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Women’s Rugby: We’re not a cult

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Women’s Rugby: We’re not a cult

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When I started my first semester at Johnson, I didn’t have any intention of playing a sport in college and didn’t think there was much anyone could do to convince me. That was until I was walking around campus on Orientation Weekend and saw a group of women throwing around what appeared to be a large, oddly shaped football.

Upon approaching them, they eagerly invited me to toss the ball with them. I don’t consider myself to be very athletic and I’d always thought I had terrible hand-eye coordination, but I figured since the ball measured approximately 11 inches long, my odds of being able to catch it would be higher. Their smiling, welcoming faces also persuaded me to give it a try. I started the sport not knowing anything about the logistics, but had heard some interesting things about the rugby team at Johnson.

There are some stereotypes about women’s rugby that should be addressed. The reasons why women play this rough sport are as varied as the participants. Women from the rugby team shed light on what it means to be a rugger at Johnson.
President of the club, Faith Fair, says “I play rugby because people told me I probably couldn’t because I was too small. Part of it was wanting to prove people wrong. The other part was once I started playing I was so impressed by the number of things my body could do.” The stereotype of women players being bigger and tougher doesn’t ring true when it comes to one’s ability to play the sport. Johnson’s players range from 5’0” to 5’8” and the players don’t consider height or size to be an impediment in their abilities. Players of all shapes, sizes, and experiences can join and become tougher and stronger than they think they are capable of.

Another player on the team, Emilie Manchester, is a senior and has been playing since the fall of her sophomore year. The 5’7” brunette joined to meet people. “I play to stay fit,” she said. “I also started playing to have a little more connections on campus because I didn’t do any sports or join any clubs my freshman year so I started playing to have a little bit more friends, but it also turned into a huge community of people that I really love a whole lot.” This seems to be a running theme with most of the women on the team.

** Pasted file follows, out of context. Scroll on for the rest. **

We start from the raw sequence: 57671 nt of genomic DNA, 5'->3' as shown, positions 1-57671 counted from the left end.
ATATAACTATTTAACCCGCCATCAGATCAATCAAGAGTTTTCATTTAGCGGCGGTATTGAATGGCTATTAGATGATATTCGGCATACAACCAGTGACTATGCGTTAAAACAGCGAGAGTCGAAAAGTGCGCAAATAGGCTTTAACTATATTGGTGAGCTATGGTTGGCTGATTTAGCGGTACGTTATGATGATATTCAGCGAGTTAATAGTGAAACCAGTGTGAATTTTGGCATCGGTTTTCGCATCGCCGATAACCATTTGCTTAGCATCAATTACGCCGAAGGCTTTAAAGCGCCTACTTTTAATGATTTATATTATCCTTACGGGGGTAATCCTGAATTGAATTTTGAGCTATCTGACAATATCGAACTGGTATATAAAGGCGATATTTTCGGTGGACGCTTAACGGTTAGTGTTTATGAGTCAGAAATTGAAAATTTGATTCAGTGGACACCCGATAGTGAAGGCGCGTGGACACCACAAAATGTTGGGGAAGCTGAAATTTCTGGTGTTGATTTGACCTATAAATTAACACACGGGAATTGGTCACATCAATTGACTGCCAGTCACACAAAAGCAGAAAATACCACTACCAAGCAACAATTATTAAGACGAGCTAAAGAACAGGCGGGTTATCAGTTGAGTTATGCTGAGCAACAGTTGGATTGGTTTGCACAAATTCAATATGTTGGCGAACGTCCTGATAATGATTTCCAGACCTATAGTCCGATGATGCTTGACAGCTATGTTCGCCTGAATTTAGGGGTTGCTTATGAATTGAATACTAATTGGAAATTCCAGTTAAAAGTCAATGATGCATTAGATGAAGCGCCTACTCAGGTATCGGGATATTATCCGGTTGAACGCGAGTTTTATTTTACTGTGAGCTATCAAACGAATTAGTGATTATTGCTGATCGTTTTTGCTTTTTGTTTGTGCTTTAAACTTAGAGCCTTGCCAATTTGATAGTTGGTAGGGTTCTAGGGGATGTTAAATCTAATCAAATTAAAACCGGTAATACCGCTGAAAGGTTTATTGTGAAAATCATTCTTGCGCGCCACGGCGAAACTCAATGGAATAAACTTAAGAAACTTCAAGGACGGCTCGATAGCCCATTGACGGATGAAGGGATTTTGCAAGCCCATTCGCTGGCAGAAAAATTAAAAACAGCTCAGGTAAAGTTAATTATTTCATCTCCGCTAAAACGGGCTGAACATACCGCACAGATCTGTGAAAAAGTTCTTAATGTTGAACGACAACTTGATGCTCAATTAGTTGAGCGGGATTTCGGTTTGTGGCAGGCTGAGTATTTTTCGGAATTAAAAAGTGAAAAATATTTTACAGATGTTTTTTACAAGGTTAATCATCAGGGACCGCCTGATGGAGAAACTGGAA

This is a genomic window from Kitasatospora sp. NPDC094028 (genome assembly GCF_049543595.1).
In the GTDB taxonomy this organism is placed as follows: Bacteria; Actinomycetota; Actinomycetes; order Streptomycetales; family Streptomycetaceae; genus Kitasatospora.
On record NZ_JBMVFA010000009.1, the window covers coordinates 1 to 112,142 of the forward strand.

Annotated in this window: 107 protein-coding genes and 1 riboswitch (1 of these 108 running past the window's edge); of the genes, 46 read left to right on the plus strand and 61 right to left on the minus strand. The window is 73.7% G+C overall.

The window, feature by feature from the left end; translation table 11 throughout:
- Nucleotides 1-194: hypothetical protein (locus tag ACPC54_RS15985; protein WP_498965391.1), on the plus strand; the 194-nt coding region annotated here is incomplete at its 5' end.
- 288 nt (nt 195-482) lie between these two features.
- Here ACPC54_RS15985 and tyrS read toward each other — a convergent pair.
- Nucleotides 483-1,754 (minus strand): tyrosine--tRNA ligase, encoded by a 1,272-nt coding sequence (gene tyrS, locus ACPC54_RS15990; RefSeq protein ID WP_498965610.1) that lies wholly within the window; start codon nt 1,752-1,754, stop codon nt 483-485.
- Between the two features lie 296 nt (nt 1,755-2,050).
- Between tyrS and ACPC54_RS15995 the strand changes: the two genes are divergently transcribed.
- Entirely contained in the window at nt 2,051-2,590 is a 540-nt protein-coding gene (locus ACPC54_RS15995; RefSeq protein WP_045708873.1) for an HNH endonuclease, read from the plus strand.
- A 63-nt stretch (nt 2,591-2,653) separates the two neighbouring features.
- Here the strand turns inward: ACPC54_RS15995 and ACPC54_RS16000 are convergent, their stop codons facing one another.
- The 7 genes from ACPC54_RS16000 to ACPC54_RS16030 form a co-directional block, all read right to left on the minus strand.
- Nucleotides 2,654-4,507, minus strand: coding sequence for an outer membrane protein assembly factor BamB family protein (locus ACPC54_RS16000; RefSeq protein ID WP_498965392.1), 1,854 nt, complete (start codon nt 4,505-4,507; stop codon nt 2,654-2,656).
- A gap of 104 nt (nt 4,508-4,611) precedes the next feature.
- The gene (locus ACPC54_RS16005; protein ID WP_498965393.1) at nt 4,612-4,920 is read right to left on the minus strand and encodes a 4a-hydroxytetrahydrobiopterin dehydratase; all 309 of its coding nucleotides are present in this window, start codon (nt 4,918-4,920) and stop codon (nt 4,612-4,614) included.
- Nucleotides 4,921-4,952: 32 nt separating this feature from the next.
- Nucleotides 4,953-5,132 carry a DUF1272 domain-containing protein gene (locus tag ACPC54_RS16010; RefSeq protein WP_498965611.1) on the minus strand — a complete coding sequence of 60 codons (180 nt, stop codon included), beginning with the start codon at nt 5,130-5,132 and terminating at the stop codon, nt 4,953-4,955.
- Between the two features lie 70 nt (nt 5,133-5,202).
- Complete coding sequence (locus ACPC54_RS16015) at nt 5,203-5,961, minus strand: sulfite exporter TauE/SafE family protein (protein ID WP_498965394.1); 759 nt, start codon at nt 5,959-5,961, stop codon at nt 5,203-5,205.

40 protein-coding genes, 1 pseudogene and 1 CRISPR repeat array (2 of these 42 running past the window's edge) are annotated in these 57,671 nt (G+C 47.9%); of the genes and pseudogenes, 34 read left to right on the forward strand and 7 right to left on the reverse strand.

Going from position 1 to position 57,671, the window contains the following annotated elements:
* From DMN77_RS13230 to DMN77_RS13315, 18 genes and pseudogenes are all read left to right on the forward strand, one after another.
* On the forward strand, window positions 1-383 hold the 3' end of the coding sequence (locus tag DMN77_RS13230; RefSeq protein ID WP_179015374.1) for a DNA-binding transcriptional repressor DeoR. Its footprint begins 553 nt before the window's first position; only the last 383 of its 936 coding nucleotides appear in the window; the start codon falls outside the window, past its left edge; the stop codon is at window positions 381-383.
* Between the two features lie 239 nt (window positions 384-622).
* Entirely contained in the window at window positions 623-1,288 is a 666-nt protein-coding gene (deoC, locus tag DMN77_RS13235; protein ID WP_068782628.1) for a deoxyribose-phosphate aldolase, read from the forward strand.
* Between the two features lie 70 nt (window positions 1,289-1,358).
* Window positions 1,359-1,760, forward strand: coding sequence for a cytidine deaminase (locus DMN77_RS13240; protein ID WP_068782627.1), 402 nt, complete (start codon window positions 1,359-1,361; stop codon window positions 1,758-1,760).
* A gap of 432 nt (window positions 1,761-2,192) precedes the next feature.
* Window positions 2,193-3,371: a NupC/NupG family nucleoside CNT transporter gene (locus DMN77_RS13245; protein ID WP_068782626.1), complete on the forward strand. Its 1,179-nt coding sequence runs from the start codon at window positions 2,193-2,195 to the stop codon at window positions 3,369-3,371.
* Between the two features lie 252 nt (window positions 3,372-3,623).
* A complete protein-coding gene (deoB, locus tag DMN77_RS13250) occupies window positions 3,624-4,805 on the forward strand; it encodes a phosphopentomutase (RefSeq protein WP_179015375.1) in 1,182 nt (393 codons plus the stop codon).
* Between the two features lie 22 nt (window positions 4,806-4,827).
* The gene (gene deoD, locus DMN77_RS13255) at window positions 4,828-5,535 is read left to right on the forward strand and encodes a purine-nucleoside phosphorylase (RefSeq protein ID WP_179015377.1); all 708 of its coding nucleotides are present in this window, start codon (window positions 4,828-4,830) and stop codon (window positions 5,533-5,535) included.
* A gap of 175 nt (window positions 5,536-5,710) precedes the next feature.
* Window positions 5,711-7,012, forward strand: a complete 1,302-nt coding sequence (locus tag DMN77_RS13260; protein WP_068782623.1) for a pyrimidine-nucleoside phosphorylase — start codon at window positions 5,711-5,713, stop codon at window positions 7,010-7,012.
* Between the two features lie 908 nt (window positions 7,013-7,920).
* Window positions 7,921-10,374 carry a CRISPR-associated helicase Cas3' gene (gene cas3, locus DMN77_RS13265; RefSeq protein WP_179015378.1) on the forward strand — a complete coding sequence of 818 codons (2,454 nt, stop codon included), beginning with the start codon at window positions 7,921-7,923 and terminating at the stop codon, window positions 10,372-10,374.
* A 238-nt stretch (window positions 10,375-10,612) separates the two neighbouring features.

Others on the team have also joined for the camaraderie. “I play rugby because it’s a huge family,” said Melenie Peters. “When I came to Johnson, I didn’t have a lot of friends and it was kind of weird not having a group to belong to and I started playing rugby and I just immediately got accepted by everybody. So it was kind of nice to have that friend group.” Rugby can be a great way to make friends and the women on the team all seem very close- so close that some believe women’s rugby is a cult.

If one doesn’t understand the sport of rugby, chances are that they don’t understand the sense of unity that comes along with the sport. The women on the rugby team prefer to call their team a family. To whether or not women’s rugby is a cult, “No. You hear that so many times… it’s definitely not a cult,” Manchester said. “We all sing rugby songs and do a whole bunch of different things together, but it’s not a cult. It’s a sisterhood.”

The sport can be intimidating because of its somewhat violent nature and lack of protective gear, but don’t be fooled into thinking that means the club is a cult. People register the word “cult” as an unsavory word, but the sport can actually be very pleasant and doesn’t deserve the negative connotation that goes with the word “cult.”

“I’ve heard this being thrown around campus, but it’s ridiculous,” said Shayle Dery-Roystan, a petite girl with long and curly dirty-blonde hair. “When I came to the first practice to see if I wanted to join, it looked like teamwork, not a cult. I think that it may be the fact that everyone is so dedicated to the game and the team. We do have socials pretty often so that may say something. Also, the fact that we’re so persistent about people joining. Even though it’s really because we need people.”
If you think that rugby secretly means that you’re joining a cult, then the sport is not for you. If you like the sound of working hard to improve your body’s abilities and being supported by great people, then you should try it out.